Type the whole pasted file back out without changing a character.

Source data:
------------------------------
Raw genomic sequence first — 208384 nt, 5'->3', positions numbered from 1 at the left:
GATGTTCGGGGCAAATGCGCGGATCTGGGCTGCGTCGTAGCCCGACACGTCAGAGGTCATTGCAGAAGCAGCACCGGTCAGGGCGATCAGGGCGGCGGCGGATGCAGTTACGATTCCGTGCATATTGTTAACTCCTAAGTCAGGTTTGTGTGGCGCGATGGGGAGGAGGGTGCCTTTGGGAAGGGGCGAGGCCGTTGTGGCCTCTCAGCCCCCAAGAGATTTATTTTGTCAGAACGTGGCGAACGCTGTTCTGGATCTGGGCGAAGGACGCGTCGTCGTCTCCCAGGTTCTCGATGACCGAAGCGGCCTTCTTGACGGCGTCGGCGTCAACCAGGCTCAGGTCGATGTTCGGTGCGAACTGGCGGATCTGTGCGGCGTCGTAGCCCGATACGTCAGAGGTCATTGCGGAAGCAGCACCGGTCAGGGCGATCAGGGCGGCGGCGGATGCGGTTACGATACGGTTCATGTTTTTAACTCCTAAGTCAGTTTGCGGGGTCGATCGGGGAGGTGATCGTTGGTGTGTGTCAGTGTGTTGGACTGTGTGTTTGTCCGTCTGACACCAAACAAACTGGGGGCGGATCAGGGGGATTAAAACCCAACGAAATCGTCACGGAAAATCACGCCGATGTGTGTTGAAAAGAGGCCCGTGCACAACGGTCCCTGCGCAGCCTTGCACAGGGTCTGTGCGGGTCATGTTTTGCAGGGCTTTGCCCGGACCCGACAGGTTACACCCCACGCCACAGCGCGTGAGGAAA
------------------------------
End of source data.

Raw genomic sequence first — 208384 nt, 5'->3', positions numbered from 1 at the left:
GATGTTCGGGGCAAATGCGCGGATCTGGGCTGCGTCGTAGCCCGACACGTCAGAGGTCATTGCAGAAGCAGCACCGGTCAGGGCGATCAGGGCGGCGGCGGATGCAGTTACGATTCCGTGCATATTGTTAACTCCTAAGTCAGGTTTGTGTGGCGCGATGGGGAGGAGGGTGCCTTTGGGAAGGGGCGAGGCCGTTGTGGCCTCTCAGCCCCCAAGAGATTTATTTTGTCAGAACGTGGCGAACGCTGTTCTGGATCTGGGCGAAGGACGCGTCGTCGTCTCCCAGGTTCTCGATGACCGAAGCGGCCTTCTTGACGGCGTCGGCGTCAACCAGGCTCAGGTCGATGTTCGGTGCGAACTGGCGGATCTGTGCGGCGTCGTAGCCCGATACGTCAGAGGTCATTGCGGAAGCAGCACCGGTCAGGGCGATCAGGGCGGCGGCGGATGCGGTTACGATACGGTTCATGTTTTTAACTCCTAAGTCAGTTTGCGGGGTCGATCGGGGAGGTGATCGTTGGTGTGTGTCAGTGTGTTGGACTGTGTGTTTGTCCGTCTGACACCAAACAAACTGGGGGCGGATCAGGGGGATTAAAACCCAACGAAATCGTCACGGAAAATCACGCCGATGTGTGTTGAAAAGAGGCCCGTGCACAACGGTCCCTGCGCAGCCTTGCACAGGGTCTGTGCGGGTCATGTTTTGCAGGGCTTTGCCCGGACCCGACAGGTTACACCCCACGCCACAGCGCGTGAGGAAA